After individuals simply pondered and answered a few “why” questions about a benign topic, they became more moderate in their opinions toward an otherwise emotionally charged political issue, say researchers from the University of Illinois.
For the study, researchers set out to explore attitudes regarding the “ground zero mosque” — an Islamic community center and mosque built two blocks from the site of the former World Trade Center in New York City.
“We used the ground zero mosque as a particularly polarizing issue,” said University of Illinois psychology professor Dr. Jesse Preston who supervised the research with graduate students Daniel Yang and Ivan Hernandez.
When the center was first proposed, a heated debate broke out between supporters of religious freedom and those who felt the center should not be near the site of the 9/11 attacks out of reverence for those killed by Muslim extremists.
“People feel strongly about it generally one way or the other,” said Preston.
During the study, the researchers used techniques known to create an abstract mindset in people, Preston said. Prior research has shown that when people are asked to think broadly about a subject (with “why” instead of “how” questions) it becomes easier for them to see an issue from different perspectives.
“Why questions make people think more in terms of the big picture, more in terms of intentions and goals, whereas more concrete ‘how’ questions are focused on something very specific, something right in front of you, basically,” Preston said.
Other research has shown that abstract thinking enhances creativity and open-mindedness, but this is the first study to see whether it can moderate political beliefs, Preston said.
During the first experiment, the researchers established that, after viewing an image of an airplane flying into one of the World Trade Center towers, liberals and conservatives had opposing opinions toward the ground zero mosque and community center.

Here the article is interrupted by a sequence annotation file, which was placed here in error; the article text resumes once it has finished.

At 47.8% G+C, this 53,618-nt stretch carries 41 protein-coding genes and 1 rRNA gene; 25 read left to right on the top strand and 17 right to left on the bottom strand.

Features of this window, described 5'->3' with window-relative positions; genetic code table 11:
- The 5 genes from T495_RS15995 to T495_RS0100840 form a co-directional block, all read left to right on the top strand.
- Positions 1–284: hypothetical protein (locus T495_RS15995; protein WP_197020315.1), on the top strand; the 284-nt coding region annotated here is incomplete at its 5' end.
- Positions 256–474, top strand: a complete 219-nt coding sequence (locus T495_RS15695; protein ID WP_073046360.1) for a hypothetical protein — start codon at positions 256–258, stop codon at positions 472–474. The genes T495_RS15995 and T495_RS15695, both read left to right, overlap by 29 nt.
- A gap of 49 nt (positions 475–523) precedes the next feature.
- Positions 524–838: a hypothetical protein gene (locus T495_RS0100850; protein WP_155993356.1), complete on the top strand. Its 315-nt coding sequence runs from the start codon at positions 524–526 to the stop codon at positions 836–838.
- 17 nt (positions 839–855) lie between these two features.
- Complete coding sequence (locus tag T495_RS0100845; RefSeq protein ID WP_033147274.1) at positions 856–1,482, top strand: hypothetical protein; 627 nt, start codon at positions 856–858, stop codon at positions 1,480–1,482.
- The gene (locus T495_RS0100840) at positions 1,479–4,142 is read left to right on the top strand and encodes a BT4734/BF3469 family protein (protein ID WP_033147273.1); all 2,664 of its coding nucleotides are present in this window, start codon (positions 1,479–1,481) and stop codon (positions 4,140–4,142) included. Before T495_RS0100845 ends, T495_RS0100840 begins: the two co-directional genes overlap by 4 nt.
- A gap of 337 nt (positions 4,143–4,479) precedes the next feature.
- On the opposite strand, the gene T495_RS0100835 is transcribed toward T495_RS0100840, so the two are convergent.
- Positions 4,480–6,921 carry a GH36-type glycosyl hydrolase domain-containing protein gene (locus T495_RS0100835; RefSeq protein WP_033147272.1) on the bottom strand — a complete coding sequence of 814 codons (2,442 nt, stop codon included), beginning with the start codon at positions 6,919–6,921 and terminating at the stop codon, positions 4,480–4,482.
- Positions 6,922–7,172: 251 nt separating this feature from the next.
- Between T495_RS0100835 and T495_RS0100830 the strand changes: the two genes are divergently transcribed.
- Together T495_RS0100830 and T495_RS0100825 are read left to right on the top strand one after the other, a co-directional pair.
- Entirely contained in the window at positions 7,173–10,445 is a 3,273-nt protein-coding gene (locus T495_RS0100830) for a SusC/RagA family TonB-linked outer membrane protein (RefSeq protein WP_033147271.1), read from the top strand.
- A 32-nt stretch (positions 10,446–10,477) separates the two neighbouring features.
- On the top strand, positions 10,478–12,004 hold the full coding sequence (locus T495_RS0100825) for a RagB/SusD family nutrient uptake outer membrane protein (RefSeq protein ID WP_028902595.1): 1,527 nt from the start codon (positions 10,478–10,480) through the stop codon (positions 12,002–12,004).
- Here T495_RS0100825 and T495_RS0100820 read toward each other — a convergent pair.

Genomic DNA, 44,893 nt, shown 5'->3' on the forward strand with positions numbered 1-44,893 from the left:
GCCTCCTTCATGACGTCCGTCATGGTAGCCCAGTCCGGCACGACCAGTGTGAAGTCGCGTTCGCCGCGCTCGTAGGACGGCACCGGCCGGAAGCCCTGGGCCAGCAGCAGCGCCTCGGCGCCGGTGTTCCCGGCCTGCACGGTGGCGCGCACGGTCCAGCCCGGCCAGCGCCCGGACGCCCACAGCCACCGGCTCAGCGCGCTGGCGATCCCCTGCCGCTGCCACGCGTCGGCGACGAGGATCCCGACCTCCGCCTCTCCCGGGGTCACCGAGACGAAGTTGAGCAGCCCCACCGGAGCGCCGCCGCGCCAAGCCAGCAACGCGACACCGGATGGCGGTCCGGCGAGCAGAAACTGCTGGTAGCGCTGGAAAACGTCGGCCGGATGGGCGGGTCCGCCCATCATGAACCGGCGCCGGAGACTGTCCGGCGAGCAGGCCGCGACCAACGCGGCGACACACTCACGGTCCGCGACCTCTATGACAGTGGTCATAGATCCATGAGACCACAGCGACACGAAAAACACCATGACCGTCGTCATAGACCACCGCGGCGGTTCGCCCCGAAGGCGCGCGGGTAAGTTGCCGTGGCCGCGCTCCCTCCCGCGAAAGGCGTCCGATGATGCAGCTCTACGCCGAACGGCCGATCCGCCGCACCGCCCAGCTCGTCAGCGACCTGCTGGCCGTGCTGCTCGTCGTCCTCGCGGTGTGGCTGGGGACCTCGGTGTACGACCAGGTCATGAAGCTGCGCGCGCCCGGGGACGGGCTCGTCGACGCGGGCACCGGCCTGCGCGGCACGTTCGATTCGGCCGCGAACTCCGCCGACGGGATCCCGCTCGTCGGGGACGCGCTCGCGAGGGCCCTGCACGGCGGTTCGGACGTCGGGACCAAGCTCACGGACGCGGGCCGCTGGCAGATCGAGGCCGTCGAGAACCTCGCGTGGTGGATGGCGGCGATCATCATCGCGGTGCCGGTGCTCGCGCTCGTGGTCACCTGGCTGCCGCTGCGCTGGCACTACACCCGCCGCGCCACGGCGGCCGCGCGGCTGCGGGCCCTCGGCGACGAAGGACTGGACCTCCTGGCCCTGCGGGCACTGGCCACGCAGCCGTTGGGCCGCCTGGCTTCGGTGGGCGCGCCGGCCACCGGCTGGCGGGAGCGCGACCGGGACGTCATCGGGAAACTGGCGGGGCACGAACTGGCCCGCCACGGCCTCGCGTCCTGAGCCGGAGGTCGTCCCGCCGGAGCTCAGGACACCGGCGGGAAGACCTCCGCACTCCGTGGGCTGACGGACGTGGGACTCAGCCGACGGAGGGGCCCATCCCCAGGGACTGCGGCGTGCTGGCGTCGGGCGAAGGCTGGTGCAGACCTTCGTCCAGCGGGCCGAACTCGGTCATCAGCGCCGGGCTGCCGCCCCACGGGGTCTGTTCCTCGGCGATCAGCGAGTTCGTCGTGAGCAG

This experiment was repeated a second time but with new participants and one minor. This time, however, before the participants gave their views on the mosque and community center, they had to answer either three consecutive “why” questions or three consecutive “how” questions on an unrelated topic (in this case, about maintaining their health).
The “why” questions, but not the “how” questions, shifted liberals and conservatives closer together on their views toward the Islamic center, Preston said.
“We observed that liberals and conservatives became more moderate in their attitudes,” she said. “After this very brief task that just put them in this abstract mindset, they were more willing to consider the point of view of the opposition.”
The researchers then conducted an online experiment to see if the results would hold in a more diverse population. In this round, they asked participants to read an ambiguous “faux Yahoo! News” article that included multiple arguments for and against the Islamic center.
Participants who viewed the article in an easy-to-read format remained polarized in their opinions, the researchers found. But those who read the same article after it had been photocopied and made harder to read were more moderate in their views.
Making the information harder to read triggered abstract thinking, said Preston.
“It’s a surprisingly powerful manipulation because people are thinking in a different way and putting in more mental effort while reading,” she said.
“We tend to think that liberals and conservatives are on opposite sides of the spectrum from each other and there’s no way we can get them to compromise, but this suggests that we can find ways of compromising,” Preston said.
“It doesn’t mean people are going to completely change their attitudes, because these are based on pervasive beliefs and world views. But it does mean that you can get people to come together on issues where it’s really important or perhaps where compromise is necessary.”
The research is published in the journal Social Psychological and Personality Science.
Source: University of Illinois